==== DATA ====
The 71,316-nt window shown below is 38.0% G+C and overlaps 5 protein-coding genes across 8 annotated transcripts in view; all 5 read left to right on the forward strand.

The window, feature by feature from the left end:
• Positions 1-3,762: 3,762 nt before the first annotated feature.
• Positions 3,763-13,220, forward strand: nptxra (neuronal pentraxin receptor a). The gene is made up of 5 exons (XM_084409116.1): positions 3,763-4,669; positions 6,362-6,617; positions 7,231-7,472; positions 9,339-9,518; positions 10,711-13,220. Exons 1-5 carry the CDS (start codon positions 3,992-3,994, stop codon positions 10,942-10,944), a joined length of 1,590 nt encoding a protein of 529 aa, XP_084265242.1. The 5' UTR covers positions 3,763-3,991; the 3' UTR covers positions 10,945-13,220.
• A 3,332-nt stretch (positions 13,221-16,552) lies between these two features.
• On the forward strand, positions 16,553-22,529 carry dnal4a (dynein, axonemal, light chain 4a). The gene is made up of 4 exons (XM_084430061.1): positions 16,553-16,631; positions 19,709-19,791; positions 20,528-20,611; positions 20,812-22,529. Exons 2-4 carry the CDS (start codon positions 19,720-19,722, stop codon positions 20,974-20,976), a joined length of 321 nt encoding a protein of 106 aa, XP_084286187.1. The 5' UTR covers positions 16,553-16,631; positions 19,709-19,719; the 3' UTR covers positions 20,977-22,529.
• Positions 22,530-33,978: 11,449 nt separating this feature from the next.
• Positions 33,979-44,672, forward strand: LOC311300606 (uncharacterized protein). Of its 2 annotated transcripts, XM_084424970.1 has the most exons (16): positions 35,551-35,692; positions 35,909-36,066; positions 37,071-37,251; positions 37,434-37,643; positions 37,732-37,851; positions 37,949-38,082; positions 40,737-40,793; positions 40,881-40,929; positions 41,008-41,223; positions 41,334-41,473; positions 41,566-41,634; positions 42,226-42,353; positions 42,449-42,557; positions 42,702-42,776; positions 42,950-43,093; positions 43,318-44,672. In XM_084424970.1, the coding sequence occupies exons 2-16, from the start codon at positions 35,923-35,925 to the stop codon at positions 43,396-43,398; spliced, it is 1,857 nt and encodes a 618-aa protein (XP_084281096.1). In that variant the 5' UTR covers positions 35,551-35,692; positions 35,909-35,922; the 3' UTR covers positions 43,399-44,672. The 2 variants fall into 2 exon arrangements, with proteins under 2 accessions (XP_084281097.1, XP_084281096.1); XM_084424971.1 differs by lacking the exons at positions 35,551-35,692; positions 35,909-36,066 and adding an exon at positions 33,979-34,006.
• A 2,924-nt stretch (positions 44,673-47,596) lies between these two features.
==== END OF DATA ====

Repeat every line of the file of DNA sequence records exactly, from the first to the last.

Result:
The 71,316-nt window shown below is 38.0% G+C and overlaps 5 protein-coding genes across 8 annotated transcripts in view; all 5 read left to right on the forward strand.

The window, feature by feature from the left end:
• Positions 1-3,762: 3,762 nt before the first annotated feature.
• Positions 3,763-13,220, forward strand: nptxra (neuronal pentraxin receptor a). The gene is made up of 5 exons (XM_084409116.1): positions 3,763-4,669; positions 6,362-6,617; positions 7,231-7,472; positions 9,339-9,518; positions 10,711-13,220. Exons 1-5 carry the CDS (start codon positions 3,992-3,994, stop codon positions 10,942-10,944), a joined length of 1,590 nt encoding a protein of 529 aa, XP_084265242.1. The 5' UTR covers positions 3,763-3,991; the 3' UTR covers positions 10,945-13,220.
• A 3,332-nt stretch (positions 13,221-16,552) lies between these two features.
• On the forward strand, positions 16,553-22,529 carry dnal4a (dynein, axonemal, light chain 4a). The gene is made up of 4 exons (XM_084430061.1): positions 16,553-16,631; positions 19,709-19,791; positions 20,528-20,611; positions 20,812-22,529. Exons 2-4 carry the CDS (start codon positions 19,720-19,722, stop codon positions 20,974-20,976), a joined length of 321 nt encoding a protein of 106 aa, XP_084286187.1. The 5' UTR covers positions 16,553-16,631; positions 19,709-19,719; the 3' UTR covers positions 20,977-22,529.
• Positions 22,530-33,978: 11,449 nt separating this feature from the next.
• Positions 33,979-44,672, forward strand: LOC311300606 (uncharacterized protein). Of its 2 annotated transcripts, XM_084424970.1 has the most exons (16): positions 35,551-35,692; positions 35,909-36,066; positions 37,071-37,251; positions 37,434-37,643; positions 37,732-37,851; positions 37,949-38,082; positions 40,737-40,793; positions 40,881-40,929; positions 41,008-41,223; positions 41,334-41,473; positions 41,566-41,634; positions 42,226-42,353; positions 42,449-42,557; positions 42,702-42,776; positions 42,950-43,093; positions 43,318-44,672. In XM_084424970.1, the coding sequence occupies exons 2-16, from the start codon at positions 35,923-35,925 to the stop codon at positions 43,396-43,398; spliced, it is 1,857 nt and encodes a 618-aa protein (XP_084281096.1). In that variant the 5' UTR covers positions 35,551-35,692; positions 35,909-35,922; the 3' UTR covers positions 43,399-44,672. The 2 variants fall into 2 exon arrangements, with proteins under 2 accessions (XP_084281097.1, XP_084281096.1); XM_084424971.1 differs by lacking the exons at positions 35,551-35,692; positions 35,909-36,066 and adding an exon at positions 33,979-34,006.
• A 2,924-nt stretch (positions 44,673-47,596) lies between these two features.